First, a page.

ESPE Abstracts (2018) 89 P-P2-116

ESPE2018 Poster Presentations Diabetes & Insulin P2 (63 abstracts)

Effect of a Reduced Fluid Replacement Regimen on the Resolution of Diabetic Ketoacidosis (DKA) in Children

Danica Shanee Hapuarachchi a , Jaberuzzaman Ahmed b , Evelien Gevers c , Abdul Moodambail d & Ajay Thankamony e


aBarts Health NHS, London, UK; bQueen Mary University, London, UK; cRoyal London Hospital, London, UK; dNewham University Hospital, London, UK; eAddenbrooke’s Hospital, Cambridge, UK

Background: A substantially reduced fluid replacement regimen was introduced in the ‘New’ British Society of Paediatric Endocrinology Diabetes (2015) compared to ‘Old’(2009) guideline for DKA management. However, data on varying fluid replacement regimens is limited and we explored this by comparing outcomes of the 2 guidelines on the resolution of DKA.

Methods: In a retrospective audit of consecutively admitted patients (age <18 yrs) to 2 UK hospitals with DKA between Jan 2014–March 2017, we evaluated the resolution time of DKA defined by recovery of acidosis (pH>7.30), ketosis (blood ketones <1.0 mmol/l) or bicarbonate (>18.0 mmol/l). Biochemical parameters before, the nearest to 4 and 10 hours into treatment and at resolution were collected.

Results: Of 78 patients admitted, data were available for 55[transferred (n=12), data unavailable (n=11)] patients managed by the ‘New’ (n=23) or ‘Old’ (n=32) guidelines. The mean age was 10.1 yrs (standard deviation ±4.1), 36 patients (65.5%) were newly-diagnosed and 15 (27.3%) had severe DKA (pH<7.1). Age, DKA severity and proportion of newly-diagnosed patients were similar in both groups. The mean fluid administration rates were substantially lower in the ‘New’ guideline (29.5±9.6 vs 58.1±16.8 ml/hour, P<0.0001), but frequency of fluid boluses was similar (39% vs 50%, P=0.80). Resolution time of DKA evaluated by pH (‘New’ vs ‘Old’:13.8±7.5 vs 16.4±9.6 hours, P=0.3] or ketosis (19.3±10.2 vs 18.7±9.8 hours, P=0.82] or bicarbonate levels (17.5±9.1 vs 20.1±12.6 hours, P=0.53) were similar. The levels of glucose, Na, K, Cl and HCO3, and pH at presentation, 4 and 10 hours of starting treatment and resolution, and hypoglycaemia rates were similar. However, in mild DKA patients managed by the ‘New’ guideline, the time interval for glucose levels to decline to 14 mmol/l was lower (5.0±3.7 vs 7.4±4.0 hours, P=0.07) and the rate of decline in effective osmolality was faster at 4 hours (8.9±4.4 vs 4.9±6.4 mosm/l per h, P=0.038) and at 10 hrs (2.8±1.0 vs 1.7±1.2 mosm/l per h, P=0.032). No patients developed cerebral oedema.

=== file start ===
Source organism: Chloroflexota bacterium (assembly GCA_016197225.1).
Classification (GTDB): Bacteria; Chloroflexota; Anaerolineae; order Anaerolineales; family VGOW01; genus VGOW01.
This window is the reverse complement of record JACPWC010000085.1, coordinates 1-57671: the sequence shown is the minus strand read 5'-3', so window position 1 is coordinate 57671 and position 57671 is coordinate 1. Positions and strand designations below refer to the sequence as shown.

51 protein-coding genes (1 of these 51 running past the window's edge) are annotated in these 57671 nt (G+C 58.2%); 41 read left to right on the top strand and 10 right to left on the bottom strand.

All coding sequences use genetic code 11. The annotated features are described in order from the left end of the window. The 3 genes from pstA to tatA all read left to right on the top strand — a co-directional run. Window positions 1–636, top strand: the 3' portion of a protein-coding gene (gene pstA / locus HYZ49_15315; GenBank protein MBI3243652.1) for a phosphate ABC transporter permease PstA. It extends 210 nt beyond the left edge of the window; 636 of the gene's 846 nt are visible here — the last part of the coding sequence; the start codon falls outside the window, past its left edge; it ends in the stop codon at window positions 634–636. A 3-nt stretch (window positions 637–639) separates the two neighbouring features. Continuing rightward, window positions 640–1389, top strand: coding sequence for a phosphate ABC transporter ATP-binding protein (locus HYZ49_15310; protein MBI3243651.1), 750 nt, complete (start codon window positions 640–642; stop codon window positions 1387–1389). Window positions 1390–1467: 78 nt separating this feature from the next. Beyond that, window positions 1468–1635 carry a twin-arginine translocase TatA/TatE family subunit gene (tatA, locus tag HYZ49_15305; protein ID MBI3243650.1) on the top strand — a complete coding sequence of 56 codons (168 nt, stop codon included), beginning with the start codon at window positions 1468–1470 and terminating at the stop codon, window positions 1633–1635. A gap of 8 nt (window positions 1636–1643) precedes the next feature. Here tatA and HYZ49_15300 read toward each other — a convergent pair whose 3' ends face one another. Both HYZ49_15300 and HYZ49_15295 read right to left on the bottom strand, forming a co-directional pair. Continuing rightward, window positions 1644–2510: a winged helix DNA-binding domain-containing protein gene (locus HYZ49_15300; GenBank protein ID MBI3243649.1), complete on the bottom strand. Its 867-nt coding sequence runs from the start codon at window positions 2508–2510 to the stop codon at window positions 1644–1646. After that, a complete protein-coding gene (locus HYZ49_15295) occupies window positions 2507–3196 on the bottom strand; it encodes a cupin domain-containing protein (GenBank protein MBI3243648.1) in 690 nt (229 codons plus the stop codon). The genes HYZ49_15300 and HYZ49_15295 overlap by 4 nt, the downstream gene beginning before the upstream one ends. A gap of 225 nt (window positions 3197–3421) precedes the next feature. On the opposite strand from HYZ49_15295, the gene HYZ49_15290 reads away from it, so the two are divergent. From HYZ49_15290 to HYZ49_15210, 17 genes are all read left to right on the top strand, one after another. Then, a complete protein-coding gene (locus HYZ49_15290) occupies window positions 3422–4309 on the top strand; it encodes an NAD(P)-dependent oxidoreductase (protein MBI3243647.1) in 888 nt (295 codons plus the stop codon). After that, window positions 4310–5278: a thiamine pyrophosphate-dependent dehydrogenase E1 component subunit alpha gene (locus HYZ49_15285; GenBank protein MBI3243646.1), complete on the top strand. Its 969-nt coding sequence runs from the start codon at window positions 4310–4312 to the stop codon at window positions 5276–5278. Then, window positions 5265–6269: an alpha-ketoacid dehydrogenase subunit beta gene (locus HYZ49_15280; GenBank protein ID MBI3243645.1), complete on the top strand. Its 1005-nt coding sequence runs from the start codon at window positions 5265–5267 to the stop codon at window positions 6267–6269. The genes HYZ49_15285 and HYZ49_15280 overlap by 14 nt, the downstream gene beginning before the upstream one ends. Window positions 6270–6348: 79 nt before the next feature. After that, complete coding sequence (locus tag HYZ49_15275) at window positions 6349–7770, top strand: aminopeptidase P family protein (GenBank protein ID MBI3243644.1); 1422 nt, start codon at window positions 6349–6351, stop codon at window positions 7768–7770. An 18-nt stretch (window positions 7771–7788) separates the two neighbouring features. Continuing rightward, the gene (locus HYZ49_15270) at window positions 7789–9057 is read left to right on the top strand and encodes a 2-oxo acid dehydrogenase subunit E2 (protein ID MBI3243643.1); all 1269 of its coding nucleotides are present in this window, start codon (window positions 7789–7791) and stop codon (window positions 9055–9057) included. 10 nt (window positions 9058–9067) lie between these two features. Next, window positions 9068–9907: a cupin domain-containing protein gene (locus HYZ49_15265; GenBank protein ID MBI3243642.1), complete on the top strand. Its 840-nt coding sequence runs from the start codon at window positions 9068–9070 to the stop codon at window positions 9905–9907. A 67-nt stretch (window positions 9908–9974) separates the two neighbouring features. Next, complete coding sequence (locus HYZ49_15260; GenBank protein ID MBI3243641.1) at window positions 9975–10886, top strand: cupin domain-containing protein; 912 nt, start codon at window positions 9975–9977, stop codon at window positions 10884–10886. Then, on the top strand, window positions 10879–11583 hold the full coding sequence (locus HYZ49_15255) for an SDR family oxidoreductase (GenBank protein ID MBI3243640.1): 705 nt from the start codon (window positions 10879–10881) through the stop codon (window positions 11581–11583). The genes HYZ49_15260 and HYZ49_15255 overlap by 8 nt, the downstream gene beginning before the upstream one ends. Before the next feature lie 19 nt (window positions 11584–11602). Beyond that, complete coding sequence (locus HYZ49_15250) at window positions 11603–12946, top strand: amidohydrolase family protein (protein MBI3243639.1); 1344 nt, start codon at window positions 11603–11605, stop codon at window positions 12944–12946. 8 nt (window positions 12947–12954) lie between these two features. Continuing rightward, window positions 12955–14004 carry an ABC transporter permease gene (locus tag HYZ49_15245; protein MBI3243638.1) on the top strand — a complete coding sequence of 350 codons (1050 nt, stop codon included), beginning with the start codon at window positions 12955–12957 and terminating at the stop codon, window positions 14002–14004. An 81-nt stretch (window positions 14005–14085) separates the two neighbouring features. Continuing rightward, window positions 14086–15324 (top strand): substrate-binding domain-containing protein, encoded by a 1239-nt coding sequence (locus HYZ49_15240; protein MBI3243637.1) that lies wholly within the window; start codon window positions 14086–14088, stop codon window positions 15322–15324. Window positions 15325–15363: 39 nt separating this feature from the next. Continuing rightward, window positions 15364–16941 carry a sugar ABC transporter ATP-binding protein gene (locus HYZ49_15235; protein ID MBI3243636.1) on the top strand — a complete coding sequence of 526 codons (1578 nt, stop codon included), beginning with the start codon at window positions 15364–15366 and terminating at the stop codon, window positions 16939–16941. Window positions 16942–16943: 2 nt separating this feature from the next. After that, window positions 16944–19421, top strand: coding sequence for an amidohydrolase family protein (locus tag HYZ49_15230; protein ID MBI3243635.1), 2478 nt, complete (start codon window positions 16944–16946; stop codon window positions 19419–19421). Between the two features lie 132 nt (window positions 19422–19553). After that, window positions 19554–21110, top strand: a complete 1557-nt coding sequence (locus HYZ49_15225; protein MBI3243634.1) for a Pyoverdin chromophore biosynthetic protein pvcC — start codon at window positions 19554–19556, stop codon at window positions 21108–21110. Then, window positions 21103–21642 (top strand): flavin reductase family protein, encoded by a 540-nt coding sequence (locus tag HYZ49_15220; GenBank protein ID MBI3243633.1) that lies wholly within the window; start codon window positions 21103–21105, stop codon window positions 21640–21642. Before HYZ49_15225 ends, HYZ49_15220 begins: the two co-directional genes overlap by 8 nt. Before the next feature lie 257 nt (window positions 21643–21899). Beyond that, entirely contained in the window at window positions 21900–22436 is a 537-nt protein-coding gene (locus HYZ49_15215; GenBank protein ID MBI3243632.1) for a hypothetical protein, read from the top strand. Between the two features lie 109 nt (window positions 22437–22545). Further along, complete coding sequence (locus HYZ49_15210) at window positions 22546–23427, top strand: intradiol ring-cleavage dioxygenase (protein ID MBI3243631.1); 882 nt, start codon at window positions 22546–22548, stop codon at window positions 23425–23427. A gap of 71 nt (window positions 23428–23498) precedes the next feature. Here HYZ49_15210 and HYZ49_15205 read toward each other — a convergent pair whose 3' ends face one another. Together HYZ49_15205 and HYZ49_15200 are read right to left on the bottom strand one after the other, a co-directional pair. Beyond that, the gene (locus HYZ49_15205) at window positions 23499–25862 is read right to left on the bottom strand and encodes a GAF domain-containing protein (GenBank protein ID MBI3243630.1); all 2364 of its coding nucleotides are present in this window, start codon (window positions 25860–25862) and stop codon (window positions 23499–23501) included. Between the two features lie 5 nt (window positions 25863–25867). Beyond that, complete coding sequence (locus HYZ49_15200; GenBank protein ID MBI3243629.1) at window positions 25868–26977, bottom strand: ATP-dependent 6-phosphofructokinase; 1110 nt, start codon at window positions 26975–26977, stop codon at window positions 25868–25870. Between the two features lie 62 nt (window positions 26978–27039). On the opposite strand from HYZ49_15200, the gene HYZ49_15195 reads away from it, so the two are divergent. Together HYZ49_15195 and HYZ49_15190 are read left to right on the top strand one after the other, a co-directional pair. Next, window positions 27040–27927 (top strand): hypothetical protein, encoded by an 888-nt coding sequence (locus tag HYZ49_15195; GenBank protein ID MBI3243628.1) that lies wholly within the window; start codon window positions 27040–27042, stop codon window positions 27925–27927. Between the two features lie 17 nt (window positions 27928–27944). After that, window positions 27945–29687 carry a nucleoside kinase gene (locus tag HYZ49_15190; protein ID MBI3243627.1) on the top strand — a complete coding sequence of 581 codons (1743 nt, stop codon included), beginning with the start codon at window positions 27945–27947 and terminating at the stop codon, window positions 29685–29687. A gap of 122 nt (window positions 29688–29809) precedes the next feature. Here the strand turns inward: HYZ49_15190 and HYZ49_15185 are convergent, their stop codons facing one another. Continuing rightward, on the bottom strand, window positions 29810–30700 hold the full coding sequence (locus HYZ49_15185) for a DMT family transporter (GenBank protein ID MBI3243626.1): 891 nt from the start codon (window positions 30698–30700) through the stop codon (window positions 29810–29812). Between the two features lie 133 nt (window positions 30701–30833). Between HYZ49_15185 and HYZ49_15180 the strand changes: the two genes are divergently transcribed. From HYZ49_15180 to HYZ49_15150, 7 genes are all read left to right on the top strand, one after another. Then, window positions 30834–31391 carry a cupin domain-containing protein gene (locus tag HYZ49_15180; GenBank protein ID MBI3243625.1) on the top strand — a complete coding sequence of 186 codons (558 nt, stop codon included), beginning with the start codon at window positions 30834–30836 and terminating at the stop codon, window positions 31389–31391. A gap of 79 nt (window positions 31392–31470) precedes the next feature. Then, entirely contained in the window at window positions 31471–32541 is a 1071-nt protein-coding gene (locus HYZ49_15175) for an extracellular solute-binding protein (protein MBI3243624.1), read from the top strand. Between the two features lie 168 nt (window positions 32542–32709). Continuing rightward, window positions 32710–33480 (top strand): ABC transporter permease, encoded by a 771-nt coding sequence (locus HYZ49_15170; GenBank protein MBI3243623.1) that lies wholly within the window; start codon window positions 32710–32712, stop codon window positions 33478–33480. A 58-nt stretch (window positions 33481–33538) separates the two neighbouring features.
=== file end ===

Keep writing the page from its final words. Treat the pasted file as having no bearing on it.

Conclusions: We found that 50% reduction in the fluid replacement in DKA was not associated with significant changes in resolution time or electrolyte levels. However, decline in effective osmolality and glucose was faster with the reduced fluid replacement. Larger studies are important to evaluate the effects on cerebral oedema.

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